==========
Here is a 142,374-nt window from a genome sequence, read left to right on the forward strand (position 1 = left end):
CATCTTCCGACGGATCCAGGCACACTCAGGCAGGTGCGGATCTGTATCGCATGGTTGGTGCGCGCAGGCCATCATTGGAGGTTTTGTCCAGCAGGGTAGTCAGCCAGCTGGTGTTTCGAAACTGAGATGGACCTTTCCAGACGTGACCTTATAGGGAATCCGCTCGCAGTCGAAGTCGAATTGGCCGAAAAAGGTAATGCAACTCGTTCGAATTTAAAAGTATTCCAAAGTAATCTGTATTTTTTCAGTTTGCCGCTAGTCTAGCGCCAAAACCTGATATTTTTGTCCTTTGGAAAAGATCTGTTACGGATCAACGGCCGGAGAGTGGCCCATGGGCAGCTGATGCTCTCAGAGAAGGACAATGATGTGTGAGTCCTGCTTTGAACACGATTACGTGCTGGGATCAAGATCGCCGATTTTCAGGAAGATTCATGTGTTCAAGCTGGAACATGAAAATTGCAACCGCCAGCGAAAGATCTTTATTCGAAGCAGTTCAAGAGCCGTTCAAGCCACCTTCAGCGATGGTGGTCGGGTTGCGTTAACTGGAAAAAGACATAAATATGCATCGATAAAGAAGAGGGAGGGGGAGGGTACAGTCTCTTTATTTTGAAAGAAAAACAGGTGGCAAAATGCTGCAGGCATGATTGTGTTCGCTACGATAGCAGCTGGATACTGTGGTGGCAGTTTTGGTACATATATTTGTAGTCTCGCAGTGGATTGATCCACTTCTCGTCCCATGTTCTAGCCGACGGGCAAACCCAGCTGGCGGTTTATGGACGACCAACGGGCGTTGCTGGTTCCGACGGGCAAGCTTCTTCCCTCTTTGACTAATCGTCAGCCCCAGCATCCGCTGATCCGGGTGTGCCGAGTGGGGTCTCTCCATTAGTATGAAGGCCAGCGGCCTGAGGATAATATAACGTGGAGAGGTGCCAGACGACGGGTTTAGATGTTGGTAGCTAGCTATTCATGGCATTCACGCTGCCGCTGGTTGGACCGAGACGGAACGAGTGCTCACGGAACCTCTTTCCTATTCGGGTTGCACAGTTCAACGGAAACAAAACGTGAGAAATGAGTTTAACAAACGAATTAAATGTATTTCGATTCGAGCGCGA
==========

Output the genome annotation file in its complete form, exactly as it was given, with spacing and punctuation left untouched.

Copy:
Here is a 142,374-nt window from a genome sequence, read left to right on the forward strand (position 1 = left end):
CATCTTCCGACGGATCCAGGCACACTCAGGCAGGTGCGGATCTGTATCGCATGGTTGGTGCGCGCAGGCCATCATTGGAGGTTTTGTCCAGCAGGGTAGTCAGCCAGCTGGTGTTTCGAAACTGAGATGGACCTTTCCAGACGTGACCTTATAGGGAATCCGCTCGCAGTCGAAGTCGAATTGGCCGAAAAAGGTAATGCAACTCGTTCGAATTTAAAAGTATTCCAAAGTAATCTGTATTTTTTCAGTTTGCCGCTAGTCTAGCGCCAAAACCTGATATTTTTGTCCTTTGGAAAAGATCTGTTACGGATCAACGGCCGGAGAGTGGCCCATGGGCAGCTGATGCTCTCAGAGAAGGACAATGATGTGTGAGTCCTGCTTTGAACACGATTACGTGCTGGGATCAAGATCGCCGATTTTCAGGAAGATTCATGTGTTCAAGCTGGAACATGAAAATTGCAACCGCCAGCGAAAGATCTTTATTCGAAGCAGTTCAAGAGCCGTTCAAGCCACCTTCAGCGATGGTGGTCGGGTTGCGTTAACTGGAAAAAGACATAAATATGCATCGATAAAGAAGAGGGAGGGGGAGGGTACAGTCTCTTTATTTTGAAAGAAAAACAGGTGGCAAAATGCTGCAGGCATGATTGTGTTCGCTACGATAGCAGCTGGATACTGTGGTGGCAGTTTTGGTACATATATTTGTAGTCTCGCAGTGGATTGATCCACTTCTCGTCCCATGTTCTAGCCGACGGGCAAACCCAGCTGGCGGTTTATGGACGACCAACGGGCGTTGCTGGTTCCGACGGGCAAGCTTCTTCCCTCTTTGACTAATCGTCAGCCCCAGCATCCGCTGATCCGGGTGTGCCGAGTGGGGTCTCTCCATTAGTATGAAGGCCAGCGGCCTGAGGATAATATAACGTGGAGAGGTGCCAGACGACGGGTTTAGATGTTGGTAGCTAGCTATTCATGGCATTCACGCTGCCGCTGGTTGGACCGAGACGGAACGAGTGCTCACGGAACCTCTTTCCTATTCGGGTTGCACAGTTCAACGGAAACAAAACGTGAGAAATGAGTTTAACAAACGAATTAAATGTATTTCGATTCGAGCGCGA